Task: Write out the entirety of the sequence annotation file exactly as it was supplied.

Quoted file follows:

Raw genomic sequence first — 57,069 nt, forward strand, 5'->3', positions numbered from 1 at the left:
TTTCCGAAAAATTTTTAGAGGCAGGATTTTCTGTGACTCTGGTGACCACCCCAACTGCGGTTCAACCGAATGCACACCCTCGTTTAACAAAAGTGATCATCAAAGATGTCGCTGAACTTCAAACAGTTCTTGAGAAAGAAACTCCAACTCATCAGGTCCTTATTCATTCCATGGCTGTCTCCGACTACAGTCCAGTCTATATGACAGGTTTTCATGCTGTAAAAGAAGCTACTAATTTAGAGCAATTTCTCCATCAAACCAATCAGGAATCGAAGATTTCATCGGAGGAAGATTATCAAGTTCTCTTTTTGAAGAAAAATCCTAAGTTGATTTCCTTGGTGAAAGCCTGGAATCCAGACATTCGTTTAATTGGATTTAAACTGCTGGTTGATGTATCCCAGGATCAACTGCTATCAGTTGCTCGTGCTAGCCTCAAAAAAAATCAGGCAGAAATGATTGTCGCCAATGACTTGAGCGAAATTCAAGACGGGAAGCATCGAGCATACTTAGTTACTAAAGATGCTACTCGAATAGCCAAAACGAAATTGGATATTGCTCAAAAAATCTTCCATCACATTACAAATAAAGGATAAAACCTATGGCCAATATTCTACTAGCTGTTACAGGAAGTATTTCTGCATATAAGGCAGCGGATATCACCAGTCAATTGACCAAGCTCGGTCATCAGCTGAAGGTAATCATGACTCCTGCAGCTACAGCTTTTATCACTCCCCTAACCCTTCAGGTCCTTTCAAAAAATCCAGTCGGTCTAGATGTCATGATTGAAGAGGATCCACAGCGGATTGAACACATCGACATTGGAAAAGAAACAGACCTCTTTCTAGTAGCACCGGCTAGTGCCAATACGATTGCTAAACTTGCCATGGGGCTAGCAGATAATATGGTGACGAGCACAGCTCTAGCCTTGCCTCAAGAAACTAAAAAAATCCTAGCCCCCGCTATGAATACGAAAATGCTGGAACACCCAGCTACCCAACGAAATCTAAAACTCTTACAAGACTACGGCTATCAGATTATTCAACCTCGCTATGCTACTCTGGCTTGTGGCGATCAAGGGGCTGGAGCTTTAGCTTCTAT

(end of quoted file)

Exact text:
Raw genomic sequence first — 57,069 nt, forward strand, 5'->3', positions numbered from 1 at the left:
TTTCCGAAAAATTTTTAGAGGCAGGATTTTCTGTGACTCTGGTGACCACCCCAACTGCGGTTCAACCGAATGCACACCCTCGTTTAACAAAAGTGATCATCAAAGATGTCGCTGAACTTCAAACAGTTCTTGAGAAAGAAACTCCAACTCATCAGGTCCTTATTCATTCCATGGCTGTCTCCGACTACAGTCCAGTCTATATGACAGGTTTTCATGCTGTAAAAGAAGCTACTAATTTAGAGCAATTTCTCCATCAAACCAATCAGGAATCGAAGATTTCATCGGAGGAAGATTATCAAGTTCTCTTTTTGAAGAAAAATCCTAAGTTGATTTCCTTGGTGAAAGCCTGGAATCCAGACATTCGTTTAATTGGATTTAAACTGCTGGTTGATGTATCCCAGGATCAACTGCTATCAGTTGCTCGTGCTAGCCTCAAAAAAAATCAGGCAGAAATGATTGTCGCCAATGACTTGAGCGAAATTCAAGACGGGAAGCATCGAGCATACTTAGTTACTAAAGATGCTACTCGAATAGCCAAAACGAAATTGGATATTGCTCAAAAAATCTTCCATCACATTACAAATAAAGGATAAAACCTATGGCCAATATTCTACTAGCTGTTACAGGAAGTATTTCTGCATATAAGGCAGCGGATATCACCAGTCAATTGACCAAGCTCGGTCATCAGCTGAAGGTAATCATGACTCCTGCAGCTACAGCTTTTATCACTCCCCTAACCCTTCAGGTCCTTTCAAAAAATCCAGTCGGTCTAGATGTCATGATTGAAGAGGATCCACAGCGGATTGAACACATCGACATTGGAAAAGAAACAGACCTCTTTCTAGTAGCACCGGCTAGTGCCAATACGATTGCTAAACTTGCCATGGGGCTAGCAGATAATATGGTGACGAGCACAGCTCTAGCCTTGCCTCAAGAAACTAAAAAAATCCTAGCCCCCGCTATGAATACGAAAATGCTGGAACACCCAGCTACCCAACGAAATCTAAAACTCTTACAAGACTACGGCTATCAGATTATTCAACCTCGCTATGCTACTCTGGCTTGTGGCGATCAAGGGGCTGGAGCTTTAGCTTCTAT